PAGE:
So how about doing BJJ as a way to get stronger?
There’s no question that, if you’re a skinny person who has never done any kind of strength training before, BJJ can help you build muscle and increase body weight.
You’re going to be using your muscles and using strength both in drilling and rolling. Whenever you use muscles, particularly in a repetitive fashion, you’re going to build some muscle.
Realistically you’re unlikely going to build a ton of muscle just from doing BJJ, unless you’re absolutely stick thin to start with, or you spend every training session bench pressing heavyweights off you from side control.
Will Jiu Jitsu Get Me Ripped?
A better question is whether you’ll get ripped from doing BJJ.
If you look at most professional Jiu Jitsu competitors, you’re usually going to find they’re pretty damn shredded.
That’s likely not only because they do BJJ – you can bet they do some conditioning outside of Jiu Jitsu too. But BJJ is a good way to cut down body fat and get a ripped physique.
In your average BJJ class, you’re going to burn a lot of calories. Combine that with the full-body muscle activation, as well as how important your core is in BJJ, if you train consistently you’re probably going to come out with a great body, even by accident.
Can I Bulk and Still Do BJJ?
Just because you’re going to burn calories and lean out with BJJ, it doesn’t mean you can’t do BJJ while you’re trying to put on bulk.
You will want to manage your calorie output in BJJ, however, if you really want to bulk as efficiently as possible. In fact, I’d go so far to say you can’t bulk 100% efficiently while still doing BJJ. You’re going to end up doing more endurance, metabolic and cardio activity than you would want to if bulking was your only focus.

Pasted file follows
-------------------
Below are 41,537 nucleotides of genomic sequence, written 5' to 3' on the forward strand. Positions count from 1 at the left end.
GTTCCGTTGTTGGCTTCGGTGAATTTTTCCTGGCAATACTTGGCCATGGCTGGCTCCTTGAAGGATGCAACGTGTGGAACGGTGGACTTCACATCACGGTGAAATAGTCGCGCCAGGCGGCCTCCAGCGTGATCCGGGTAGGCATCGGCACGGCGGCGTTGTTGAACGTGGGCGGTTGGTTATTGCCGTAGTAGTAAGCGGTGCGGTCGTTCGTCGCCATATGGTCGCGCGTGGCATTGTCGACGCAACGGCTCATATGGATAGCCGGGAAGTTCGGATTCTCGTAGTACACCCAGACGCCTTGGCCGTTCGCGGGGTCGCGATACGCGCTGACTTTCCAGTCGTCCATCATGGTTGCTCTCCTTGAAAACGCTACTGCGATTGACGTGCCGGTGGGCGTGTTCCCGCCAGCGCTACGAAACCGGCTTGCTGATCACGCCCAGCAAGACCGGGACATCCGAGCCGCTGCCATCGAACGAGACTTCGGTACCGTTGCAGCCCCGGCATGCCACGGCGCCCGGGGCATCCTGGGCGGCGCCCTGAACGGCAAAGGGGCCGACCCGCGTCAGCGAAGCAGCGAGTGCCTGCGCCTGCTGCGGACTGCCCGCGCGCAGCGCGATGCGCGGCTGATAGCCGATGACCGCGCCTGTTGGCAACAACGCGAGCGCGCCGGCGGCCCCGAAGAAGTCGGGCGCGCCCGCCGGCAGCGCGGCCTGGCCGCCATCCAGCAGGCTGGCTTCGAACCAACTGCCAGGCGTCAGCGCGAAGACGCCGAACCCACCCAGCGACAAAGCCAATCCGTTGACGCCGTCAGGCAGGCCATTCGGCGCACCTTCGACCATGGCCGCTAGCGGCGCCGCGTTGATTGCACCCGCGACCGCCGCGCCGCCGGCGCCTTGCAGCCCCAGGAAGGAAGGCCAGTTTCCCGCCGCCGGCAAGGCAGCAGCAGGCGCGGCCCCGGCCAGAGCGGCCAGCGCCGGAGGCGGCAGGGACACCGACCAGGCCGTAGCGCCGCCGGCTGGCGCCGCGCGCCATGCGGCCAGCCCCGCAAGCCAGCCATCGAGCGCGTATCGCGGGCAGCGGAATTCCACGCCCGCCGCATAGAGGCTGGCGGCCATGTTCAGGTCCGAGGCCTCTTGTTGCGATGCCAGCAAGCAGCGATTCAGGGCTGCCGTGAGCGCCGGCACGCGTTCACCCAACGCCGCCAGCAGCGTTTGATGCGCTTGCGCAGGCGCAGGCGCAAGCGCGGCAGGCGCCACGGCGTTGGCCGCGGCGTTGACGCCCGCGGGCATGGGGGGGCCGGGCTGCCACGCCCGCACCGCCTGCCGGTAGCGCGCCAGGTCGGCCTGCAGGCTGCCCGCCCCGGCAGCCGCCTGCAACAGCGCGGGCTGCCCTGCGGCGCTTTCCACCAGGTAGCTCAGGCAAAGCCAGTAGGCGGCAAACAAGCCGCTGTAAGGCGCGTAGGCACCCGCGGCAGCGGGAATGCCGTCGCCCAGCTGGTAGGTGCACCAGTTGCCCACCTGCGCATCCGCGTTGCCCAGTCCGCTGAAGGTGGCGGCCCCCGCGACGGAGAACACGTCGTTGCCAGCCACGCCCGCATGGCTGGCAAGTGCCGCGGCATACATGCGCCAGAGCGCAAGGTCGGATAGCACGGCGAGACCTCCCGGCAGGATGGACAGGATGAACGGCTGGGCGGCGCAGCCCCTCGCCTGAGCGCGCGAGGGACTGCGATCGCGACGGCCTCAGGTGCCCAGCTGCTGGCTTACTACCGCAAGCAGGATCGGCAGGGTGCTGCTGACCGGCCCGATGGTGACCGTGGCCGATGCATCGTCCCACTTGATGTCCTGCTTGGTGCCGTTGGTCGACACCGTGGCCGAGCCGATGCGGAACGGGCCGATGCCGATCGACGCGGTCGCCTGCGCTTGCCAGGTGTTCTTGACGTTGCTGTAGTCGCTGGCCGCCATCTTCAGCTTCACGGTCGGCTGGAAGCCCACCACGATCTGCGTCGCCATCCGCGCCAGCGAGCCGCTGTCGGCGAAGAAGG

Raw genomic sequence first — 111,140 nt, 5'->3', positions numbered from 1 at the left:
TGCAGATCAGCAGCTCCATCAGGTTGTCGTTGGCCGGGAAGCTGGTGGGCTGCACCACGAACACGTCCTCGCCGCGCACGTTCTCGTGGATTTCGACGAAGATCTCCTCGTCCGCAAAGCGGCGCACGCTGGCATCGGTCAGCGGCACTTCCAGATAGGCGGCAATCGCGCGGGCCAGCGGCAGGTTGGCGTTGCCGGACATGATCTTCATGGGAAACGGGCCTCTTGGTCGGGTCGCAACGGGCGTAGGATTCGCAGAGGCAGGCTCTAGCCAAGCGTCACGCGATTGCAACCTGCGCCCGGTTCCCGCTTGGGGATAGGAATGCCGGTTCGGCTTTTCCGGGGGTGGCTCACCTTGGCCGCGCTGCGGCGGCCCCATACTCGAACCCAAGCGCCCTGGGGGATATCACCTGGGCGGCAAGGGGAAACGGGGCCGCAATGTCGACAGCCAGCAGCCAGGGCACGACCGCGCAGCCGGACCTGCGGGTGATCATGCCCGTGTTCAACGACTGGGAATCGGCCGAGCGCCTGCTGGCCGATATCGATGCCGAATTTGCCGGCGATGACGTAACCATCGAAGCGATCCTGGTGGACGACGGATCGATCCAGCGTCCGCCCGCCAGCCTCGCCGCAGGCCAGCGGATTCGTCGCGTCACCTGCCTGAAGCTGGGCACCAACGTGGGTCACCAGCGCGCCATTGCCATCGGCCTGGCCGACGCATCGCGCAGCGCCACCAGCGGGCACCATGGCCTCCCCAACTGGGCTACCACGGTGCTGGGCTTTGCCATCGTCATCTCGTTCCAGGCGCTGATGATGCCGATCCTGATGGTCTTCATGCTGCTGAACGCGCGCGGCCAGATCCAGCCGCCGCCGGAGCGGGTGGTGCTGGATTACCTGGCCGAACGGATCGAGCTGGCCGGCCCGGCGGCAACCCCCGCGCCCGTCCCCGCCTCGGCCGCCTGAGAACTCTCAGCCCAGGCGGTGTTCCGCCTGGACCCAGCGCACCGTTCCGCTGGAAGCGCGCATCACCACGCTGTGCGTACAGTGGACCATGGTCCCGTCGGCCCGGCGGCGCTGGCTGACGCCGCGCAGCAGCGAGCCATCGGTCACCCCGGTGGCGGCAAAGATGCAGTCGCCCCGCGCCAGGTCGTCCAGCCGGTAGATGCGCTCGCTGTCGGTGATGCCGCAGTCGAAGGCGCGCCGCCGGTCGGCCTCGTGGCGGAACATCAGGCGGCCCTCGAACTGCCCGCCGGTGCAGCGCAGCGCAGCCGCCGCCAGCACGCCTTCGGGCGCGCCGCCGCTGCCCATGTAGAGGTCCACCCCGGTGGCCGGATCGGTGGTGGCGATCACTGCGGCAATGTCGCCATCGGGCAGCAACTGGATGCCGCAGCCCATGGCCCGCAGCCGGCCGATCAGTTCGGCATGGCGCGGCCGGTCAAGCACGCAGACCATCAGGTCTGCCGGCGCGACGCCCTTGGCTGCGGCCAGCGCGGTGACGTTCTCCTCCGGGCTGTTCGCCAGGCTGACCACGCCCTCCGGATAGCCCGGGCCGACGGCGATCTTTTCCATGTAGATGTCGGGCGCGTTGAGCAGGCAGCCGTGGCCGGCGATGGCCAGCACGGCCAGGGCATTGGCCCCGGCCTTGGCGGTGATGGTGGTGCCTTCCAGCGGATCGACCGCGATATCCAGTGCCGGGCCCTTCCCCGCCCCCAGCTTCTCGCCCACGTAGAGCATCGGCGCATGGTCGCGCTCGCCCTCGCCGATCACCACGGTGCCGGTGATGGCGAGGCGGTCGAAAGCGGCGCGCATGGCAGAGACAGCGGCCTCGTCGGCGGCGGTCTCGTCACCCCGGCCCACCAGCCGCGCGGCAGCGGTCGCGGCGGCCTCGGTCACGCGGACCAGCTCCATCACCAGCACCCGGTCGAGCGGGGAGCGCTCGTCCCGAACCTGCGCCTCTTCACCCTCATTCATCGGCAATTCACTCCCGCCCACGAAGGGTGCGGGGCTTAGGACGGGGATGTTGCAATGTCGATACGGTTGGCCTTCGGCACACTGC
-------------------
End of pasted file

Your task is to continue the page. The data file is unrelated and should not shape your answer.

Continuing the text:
But that’s not to say you can’t get bigger. Your diet obviously matters a lot, so get that right outside of BJJ. And try to be a little slower and more controlled when you roll, to limit your calorie output.
Optimal Strength Training Program for BJJ
So, what’s the best way to do strength training for BJJ?
As mentioned earlier, when you’re a white belt, I’d advise not doing strength training at all, or at least not specifically in order to get better at BJJ.
As you get more experienced, it’s a good thing to throw in alongside your Jiu Jitsu. A few sessions a week of weight lifting, or a similar type of strength training (circuits, HIIT, TRX, etc) will supplement your BJJ game well, and also break up the same old routine of BJJ training, helping you stay interested.
Ideally you’ll want to do strength training exercises that hit multiple muscle groups in functional movements. Isolation exercises – e.g. bicep curls – are great if you want to look good, but not so good for performance.
You’re better off doing exercises that work the whole body. Kettlebells are great for this. They’re functional, working both the upper body and lower body, and help build muscle in a way that will benefit you on the mats.
Training with kettlebells doubles as both a strength and conditioning program, working your cardio and core, both vital parts of getting fit for BJJ.
Best of all, kettlebells are convenient. I suggest picking up a cheap kettlebell online, and doing a quick circuit at home on your off day to add to your BJJ training.